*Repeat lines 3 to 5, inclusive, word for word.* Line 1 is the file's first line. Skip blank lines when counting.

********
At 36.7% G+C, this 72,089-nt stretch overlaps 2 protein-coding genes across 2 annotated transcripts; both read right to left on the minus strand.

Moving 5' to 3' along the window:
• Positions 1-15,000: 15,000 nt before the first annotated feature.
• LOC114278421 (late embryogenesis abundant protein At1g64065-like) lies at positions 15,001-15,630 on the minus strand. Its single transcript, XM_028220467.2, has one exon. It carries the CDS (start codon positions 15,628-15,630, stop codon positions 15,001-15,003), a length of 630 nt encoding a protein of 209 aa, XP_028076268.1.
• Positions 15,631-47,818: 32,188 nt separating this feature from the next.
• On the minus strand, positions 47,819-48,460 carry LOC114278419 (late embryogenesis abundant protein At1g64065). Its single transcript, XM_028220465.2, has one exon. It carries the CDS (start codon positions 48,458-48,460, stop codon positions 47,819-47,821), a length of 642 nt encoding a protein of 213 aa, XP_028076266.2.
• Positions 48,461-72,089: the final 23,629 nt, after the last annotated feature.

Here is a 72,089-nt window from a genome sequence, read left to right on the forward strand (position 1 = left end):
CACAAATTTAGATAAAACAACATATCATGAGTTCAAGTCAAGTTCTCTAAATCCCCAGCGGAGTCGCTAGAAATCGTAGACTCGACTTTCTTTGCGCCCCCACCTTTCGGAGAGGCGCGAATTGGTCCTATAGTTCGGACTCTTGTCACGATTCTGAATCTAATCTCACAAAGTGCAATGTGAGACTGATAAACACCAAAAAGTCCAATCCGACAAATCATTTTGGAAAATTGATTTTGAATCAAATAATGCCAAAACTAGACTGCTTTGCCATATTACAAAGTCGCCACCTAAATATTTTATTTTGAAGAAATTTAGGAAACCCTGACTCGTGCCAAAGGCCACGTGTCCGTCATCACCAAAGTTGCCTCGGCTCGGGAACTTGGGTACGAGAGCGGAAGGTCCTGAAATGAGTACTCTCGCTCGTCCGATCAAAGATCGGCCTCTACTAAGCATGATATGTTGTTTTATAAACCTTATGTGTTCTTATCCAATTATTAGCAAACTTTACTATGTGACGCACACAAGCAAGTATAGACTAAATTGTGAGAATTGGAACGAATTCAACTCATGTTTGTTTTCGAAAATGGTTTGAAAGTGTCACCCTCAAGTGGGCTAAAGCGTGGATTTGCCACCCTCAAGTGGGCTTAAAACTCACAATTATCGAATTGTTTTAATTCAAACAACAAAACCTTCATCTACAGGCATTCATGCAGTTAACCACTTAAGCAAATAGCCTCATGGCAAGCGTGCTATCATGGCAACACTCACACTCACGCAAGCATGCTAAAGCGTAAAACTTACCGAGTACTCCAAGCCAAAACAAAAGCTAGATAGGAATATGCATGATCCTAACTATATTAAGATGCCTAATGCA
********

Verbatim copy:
• Positions 1-15,000: 15,000 nt before the first annotated feature.
• LOC114278421 (late embryogenesis abundant protein At1g64065-like) lies at positions 15,001-15,630 on the minus strand. Its single transcript, XM_028220467.2, has one exon. It carries the CDS (start codon positions 15,628-15,630, stop codon positions 15,001-15,003), a length of 630 nt encoding a protein of 209 aa, XP_028076268.1.
• Positions 15,631-47,818: 32,188 nt separating this feature from the next.